Fragment of a shroud

Accession Number
Current Location
House of Life (first floor), Drawers beneath textiles case, Drawer 1
Object Type
Tomb equipment, Mummy trappings, Cloth/shroud
New Kingdom
Nineteenth Dynasty to Twentieth Dynasty
Textile/fibres (Linen)
Egypt, Rifeh
Height: 740mm | Width: 425mm | Depth: 1mm
Number of Elements

This image may be used under a Creative Commons Attribution-NonCommercial-ShareAlike 4.0 International (CC BY-NC-SA 4.0) license. For uses not covered under the Creative Commons license, or to license images for commercial uses, please contact the Egypt Centre.


This is part of a rare New Kingdom painted shroud with parts of the Book of the Dead thereon. It is from Rifeh and dates to the Nineteenth-Twentieth Dynasties. It belonged to a man called Hapi. It is painted with scenes from the Book of the Dead. These include four men carrying a boat on a pole (inside the boat is a mummiform coffin); the Lake of Fire, (Chapter 126 of the Book of the Dead); transformation into a snake, (Chapter 87 of the Book of the Dead); transformation into a lotus (Chapter 81 of the Book of the Dead); transformation into a Shenti Bird; and (Chapter 84 of the Book of the Dead). The lake of Fire was the means by which the deceased was purified in the Afterlife. The size of the vignettes shows how important they were at this period. Van Voss (1974) believed that the iconography and the owner's name suggested a Ramesside date (1320-1075 BCE). It was found at Rifeh (see Petrie 1937, 7). The item was given to Wellcome by Petrie in 1927.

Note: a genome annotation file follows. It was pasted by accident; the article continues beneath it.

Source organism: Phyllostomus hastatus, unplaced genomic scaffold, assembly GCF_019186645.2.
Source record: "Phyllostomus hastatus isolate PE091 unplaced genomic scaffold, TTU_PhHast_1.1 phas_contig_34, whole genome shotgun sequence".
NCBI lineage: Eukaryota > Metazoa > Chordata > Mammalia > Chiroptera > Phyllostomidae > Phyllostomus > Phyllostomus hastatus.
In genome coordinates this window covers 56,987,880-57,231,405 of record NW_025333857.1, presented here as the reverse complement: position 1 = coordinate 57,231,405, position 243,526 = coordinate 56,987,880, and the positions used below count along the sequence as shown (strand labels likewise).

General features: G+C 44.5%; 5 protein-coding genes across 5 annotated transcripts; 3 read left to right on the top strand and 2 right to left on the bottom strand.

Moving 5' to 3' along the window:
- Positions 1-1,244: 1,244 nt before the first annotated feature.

Van Voss, M. Heerma, 1974, 'Een Dodendoek Als Dodenboek' Phoenix 20, 335-338. Petrie, W.M.F., 1937, Funeral Furniture and Stone Vases. London: Bernard Quaritch. Petrie, Flinders 1937. The funeral furniture of Egypt. British School of Archaeology in Egypt and Egyptian Research Account [59] (43rd year). London: British School of Egyptian Archaeology; Bernard Quaritch. [p. 7]

Personal Name
Hapi (ḥpi͗)
Last modified: 19 Jan 2021

Back | Feedback about this object